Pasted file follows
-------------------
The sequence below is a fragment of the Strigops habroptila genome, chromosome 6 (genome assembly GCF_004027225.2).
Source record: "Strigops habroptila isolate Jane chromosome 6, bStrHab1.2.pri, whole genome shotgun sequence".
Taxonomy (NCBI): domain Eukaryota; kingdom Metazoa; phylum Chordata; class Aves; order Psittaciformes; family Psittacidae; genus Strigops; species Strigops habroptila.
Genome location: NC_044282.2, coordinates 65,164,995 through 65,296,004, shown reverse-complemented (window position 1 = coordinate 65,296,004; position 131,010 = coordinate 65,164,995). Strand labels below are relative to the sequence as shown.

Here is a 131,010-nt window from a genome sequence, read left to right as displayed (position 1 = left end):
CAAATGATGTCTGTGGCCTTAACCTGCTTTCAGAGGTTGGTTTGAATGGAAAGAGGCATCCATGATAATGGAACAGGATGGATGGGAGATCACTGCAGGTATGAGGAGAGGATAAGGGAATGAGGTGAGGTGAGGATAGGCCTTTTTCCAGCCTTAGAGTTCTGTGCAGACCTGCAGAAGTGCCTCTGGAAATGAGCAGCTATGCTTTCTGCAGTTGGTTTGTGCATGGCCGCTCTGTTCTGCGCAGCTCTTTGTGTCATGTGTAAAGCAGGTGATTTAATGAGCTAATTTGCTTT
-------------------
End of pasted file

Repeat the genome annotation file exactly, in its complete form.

The sequence below is a fragment of the Strigops habroptila genome, chromosome 6 (genome assembly GCF_004027225.2).
Source record: "Strigops habroptila isolate Jane chromosome 6, bStrHab1.2.pri, whole genome shotgun sequence".
Taxonomy (NCBI): domain Eukaryota; kingdom Metazoa; phylum Chordata; class Aves; order Psittaciformes; family Psittacidae; genus Strigops; species Strigops habroptila.
Genome location: NC_044282.2, coordinates 65,164,995 through 65,296,004, shown reverse-complemented (window position 1 = coordinate 65,296,004; position 131,010 = coordinate 65,164,995). Strand labels below are relative to the sequence as shown.

Here is a 131,010-nt window from a genome sequence, read left to right as displayed (position 1 = left end):
CAAATGATGTCTGTGGCCTTAACCTGCTTTCAGAGGTTGGTTTGAATGGAAAGAGGCATCCATGATAATGGAACAGGATGGATGGGAGATCACTGCAGGTATGAGGAGAGGATAAGGGAATGAGGTGAGGTGAGGATAGGCCTTTTTCCAGCCTTAGAGTTCTGTGCAGACCTGCAGAAGTGCCTCTGGAAATGAGCAGCTATGCTTTCTGCAGTTGGTTTGTGCATGGCCGCTCTGTTCTGCGCAGCTCTTTGTGTCATGTGTAAAGCAGGTGATTTAATGAGCTAATTTGCTTT